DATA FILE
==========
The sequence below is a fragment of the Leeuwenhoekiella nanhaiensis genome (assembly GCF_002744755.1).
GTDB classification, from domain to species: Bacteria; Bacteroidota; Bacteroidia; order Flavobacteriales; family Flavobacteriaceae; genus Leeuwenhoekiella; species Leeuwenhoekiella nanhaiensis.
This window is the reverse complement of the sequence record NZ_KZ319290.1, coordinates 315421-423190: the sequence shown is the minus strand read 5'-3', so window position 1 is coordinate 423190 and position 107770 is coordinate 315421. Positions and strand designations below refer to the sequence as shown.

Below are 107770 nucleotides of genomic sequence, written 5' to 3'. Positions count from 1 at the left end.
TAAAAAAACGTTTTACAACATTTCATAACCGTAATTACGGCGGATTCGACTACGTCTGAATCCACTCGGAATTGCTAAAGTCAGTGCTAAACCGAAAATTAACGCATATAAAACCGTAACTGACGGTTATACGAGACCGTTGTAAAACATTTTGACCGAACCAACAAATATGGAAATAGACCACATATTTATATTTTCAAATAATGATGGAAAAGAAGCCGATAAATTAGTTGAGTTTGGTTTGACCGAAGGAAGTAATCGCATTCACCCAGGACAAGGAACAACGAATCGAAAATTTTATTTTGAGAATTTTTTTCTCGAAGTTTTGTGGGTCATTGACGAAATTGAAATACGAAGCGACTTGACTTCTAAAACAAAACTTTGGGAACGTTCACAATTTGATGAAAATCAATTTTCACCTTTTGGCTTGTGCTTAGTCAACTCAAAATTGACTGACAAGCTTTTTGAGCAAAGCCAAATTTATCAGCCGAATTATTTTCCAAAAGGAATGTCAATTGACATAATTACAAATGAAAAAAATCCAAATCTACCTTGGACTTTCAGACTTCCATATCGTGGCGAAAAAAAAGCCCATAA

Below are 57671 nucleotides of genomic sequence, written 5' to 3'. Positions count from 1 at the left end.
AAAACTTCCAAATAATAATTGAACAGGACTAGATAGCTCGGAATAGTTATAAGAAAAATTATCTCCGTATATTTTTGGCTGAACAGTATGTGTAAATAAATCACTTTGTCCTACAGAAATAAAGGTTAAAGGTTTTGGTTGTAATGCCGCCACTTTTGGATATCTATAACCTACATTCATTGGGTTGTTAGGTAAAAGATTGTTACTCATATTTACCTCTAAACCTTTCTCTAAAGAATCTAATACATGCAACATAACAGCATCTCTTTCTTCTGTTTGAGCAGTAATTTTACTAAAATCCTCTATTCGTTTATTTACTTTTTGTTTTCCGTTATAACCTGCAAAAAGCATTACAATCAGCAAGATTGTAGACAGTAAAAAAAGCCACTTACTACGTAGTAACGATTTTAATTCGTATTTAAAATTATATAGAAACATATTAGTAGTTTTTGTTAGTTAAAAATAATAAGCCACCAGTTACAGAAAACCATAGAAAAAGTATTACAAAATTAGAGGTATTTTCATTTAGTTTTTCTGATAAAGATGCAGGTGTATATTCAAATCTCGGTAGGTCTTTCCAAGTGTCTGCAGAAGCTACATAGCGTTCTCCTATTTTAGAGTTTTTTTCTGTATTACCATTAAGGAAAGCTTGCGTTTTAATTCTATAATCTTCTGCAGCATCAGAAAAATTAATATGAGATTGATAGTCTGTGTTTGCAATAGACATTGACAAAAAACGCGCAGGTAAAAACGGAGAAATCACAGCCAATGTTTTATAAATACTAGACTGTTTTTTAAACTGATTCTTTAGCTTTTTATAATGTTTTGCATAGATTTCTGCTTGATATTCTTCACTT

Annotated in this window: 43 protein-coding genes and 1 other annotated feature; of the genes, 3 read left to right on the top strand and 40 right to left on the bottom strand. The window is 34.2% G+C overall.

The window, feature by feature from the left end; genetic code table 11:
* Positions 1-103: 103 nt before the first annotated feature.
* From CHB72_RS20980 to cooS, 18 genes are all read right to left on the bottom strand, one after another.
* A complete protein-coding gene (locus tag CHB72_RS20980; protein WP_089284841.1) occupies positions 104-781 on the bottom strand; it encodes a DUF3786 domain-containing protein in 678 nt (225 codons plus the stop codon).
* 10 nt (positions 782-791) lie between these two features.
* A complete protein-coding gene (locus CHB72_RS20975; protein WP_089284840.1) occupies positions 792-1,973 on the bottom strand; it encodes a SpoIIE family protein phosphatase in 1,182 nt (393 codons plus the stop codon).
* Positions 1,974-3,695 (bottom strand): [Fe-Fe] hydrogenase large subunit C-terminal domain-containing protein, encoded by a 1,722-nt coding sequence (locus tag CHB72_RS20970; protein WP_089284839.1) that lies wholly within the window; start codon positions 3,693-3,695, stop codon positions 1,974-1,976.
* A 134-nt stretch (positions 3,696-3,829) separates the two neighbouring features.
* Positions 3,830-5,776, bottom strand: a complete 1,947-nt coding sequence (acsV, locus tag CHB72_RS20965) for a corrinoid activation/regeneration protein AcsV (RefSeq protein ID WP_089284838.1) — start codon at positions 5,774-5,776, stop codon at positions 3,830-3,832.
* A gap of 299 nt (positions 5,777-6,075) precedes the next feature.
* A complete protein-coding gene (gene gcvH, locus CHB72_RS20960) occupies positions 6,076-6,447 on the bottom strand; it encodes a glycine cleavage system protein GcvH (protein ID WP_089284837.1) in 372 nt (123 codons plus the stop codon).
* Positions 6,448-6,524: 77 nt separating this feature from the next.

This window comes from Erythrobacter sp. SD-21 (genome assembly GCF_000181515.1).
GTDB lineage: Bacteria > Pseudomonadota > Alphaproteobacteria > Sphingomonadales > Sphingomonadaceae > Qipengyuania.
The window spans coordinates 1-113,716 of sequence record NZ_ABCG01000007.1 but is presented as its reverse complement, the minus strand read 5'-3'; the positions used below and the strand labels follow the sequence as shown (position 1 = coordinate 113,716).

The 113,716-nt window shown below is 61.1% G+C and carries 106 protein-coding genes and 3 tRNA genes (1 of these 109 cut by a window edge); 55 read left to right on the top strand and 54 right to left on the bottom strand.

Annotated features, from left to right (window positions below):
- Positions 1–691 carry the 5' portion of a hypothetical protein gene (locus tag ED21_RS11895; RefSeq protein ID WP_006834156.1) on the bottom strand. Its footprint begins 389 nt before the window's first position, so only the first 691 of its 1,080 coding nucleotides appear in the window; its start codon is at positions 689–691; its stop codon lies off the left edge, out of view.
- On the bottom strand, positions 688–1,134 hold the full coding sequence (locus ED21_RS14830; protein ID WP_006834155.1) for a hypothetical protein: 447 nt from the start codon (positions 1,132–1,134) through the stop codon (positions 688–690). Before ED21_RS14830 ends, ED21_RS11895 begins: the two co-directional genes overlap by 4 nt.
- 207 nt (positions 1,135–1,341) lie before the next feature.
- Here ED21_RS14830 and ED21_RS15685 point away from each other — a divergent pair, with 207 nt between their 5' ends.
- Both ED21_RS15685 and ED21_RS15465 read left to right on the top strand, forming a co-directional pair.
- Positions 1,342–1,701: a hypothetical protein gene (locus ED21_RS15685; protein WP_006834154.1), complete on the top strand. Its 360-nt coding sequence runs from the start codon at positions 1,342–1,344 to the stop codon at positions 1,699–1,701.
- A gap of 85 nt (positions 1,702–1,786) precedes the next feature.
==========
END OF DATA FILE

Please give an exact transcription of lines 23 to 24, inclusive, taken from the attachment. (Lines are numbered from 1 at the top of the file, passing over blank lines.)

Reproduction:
The window spans coordinates 1-113,716 of sequence record NZ_ABCG01000007.1 but is presented as its reverse complement, the minus strand read 5'-3'; the positions used below and the strand labels follow the sequence as shown (position 1 = coordinate 113,716).

The 113,716-nt window shown below is 61.1% G+C and carries 106 protein-coding genes and 3 tRNA genes (1 of these 109 cut by a window edge); 55 read left to right on the top strand and 54 right to left on the bottom strand.